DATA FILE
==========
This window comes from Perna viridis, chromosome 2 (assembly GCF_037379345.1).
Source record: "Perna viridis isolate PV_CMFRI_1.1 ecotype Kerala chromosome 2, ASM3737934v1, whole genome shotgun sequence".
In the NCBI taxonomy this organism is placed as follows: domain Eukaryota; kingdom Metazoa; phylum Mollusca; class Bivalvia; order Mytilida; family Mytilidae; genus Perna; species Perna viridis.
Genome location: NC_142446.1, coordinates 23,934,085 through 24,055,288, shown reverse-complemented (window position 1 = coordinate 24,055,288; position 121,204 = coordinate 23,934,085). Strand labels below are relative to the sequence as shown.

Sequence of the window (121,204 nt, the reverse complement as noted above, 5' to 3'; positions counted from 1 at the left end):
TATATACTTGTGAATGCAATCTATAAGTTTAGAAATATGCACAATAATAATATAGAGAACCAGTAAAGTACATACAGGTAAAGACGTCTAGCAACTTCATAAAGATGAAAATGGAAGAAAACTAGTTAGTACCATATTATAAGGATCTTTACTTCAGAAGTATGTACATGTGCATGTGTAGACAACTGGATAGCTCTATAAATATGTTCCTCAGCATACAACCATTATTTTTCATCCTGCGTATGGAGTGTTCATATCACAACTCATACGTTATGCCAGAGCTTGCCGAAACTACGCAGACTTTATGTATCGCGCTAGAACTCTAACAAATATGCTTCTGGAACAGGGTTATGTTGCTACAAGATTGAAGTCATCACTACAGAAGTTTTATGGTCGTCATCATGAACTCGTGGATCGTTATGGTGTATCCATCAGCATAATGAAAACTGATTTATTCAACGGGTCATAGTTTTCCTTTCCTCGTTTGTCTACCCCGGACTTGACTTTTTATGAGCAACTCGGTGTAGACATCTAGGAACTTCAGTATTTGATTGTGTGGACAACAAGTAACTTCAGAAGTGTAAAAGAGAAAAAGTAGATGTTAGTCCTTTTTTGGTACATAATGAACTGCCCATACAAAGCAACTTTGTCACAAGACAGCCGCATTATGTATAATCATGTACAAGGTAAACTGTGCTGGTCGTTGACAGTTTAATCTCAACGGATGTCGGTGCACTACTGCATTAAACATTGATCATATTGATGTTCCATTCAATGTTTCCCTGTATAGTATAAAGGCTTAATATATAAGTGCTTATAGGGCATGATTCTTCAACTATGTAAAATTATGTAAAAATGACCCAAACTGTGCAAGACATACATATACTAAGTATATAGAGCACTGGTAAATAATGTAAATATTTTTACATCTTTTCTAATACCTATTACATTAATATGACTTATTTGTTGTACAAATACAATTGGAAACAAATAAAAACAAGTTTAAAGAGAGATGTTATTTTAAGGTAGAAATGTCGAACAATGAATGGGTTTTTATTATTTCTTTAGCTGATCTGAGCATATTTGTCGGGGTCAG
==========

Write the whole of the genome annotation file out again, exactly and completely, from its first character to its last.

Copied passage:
This window comes from Perna viridis, chromosome 2 (assembly GCF_037379345.1).
Source record: "Perna viridis isolate PV_CMFRI_1.1 ecotype Kerala chromosome 2, ASM3737934v1, whole genome shotgun sequence".
In the NCBI taxonomy this organism is placed as follows: domain Eukaryota; kingdom Metazoa; phylum Mollusca; class Bivalvia; order Mytilida; family Mytilidae; genus Perna; species Perna viridis.
Genome location: NC_142446.1, coordinates 23,934,085 through 24,055,288, shown reverse-complemented (window position 1 = coordinate 24,055,288; position 121,204 = coordinate 23,934,085). Strand labels below are relative to the sequence as shown.

Sequence of the window (121,204 nt, the reverse complement as noted above, 5' to 3'; positions counted from 1 at the left end):
TATATACTTGTGAATGCAATCTATAAGTTTAGAAATATGCACAATAATAATATAGAGAACCAGTAAAGTACATACAGGTAAAGACGTCTAGCAACTTCATAAAGATGAAAATGGAAGAAAACTAGTTAGTACCATATTATAAGGATCTTTACTTCAGAAGTATGTACATGTGCATGTGTAGACAACTGGATAGCTCTATAAATATGTTCCTCAGCATACAACCATTATTTTTCATCCTGCGTATGGAGTGTTCATATCACAACTCATACGTTATGCCAGAGCTTGCCGAAACTACGCAGACTTTATGTATCGCGCTAGAACTCTAACAAATATGCTTCTGGAACAGGGTTATGTTGCTACAAGATTGAAGTCATCACTACAGAAGTTTTATGGTCGTCATCATGAACTCGTGGATCGTTATGGTGTATCCATCAGCATAATGAAAACTGATTTATTCAACGGGTCATAGTTTTCCTTTCCTCGTTTGTCTACCCCGGACTTGACTTTTTATGAGCAACTCGGTGTAGACATCTAGGAACTTCAGTATTTGATTGTGTGGACAACAAGTAACTTCAGAAGTGTAAAAGAGAAAAAGTAGATGTTAGTCCTTTTTTGGTACATAATGAACTGCCCATACAAAGCAACTTTGTCACAAGACAGCCGCATTATGTATAATCATGTACAAGGTAAACTGTGCTGGTCGTTGACAGTTTAATCTCAACGGATGTCGGTGCACTACTGCATTAAACATTGATCATATTGATGTTCCATTCAATGTTTCCCTGTATAGTATAAAGGCTTAATATATAAGTGCTTATAGGGCATGATTCTTCAACTATGTAAAATTATGTAAAAATGACCCAAACTGTGCAAGACATACATATACTAAGTATATAGAGCACTGGTAAATAATGTAAATATTTTTACATCTTTTCTAATACCTATTACATTAATATGACTTATTTGTTGTACAAATACAATTGGAAACAAATAAAAACAAGTTTAAAGAGAGATGTTATTTTAAGGTAGAAATGTCGAACAATGAATGGGTTTTTATTATTTCTTTAGCTGATCTGAGCATATTTGTCGGGGTCAG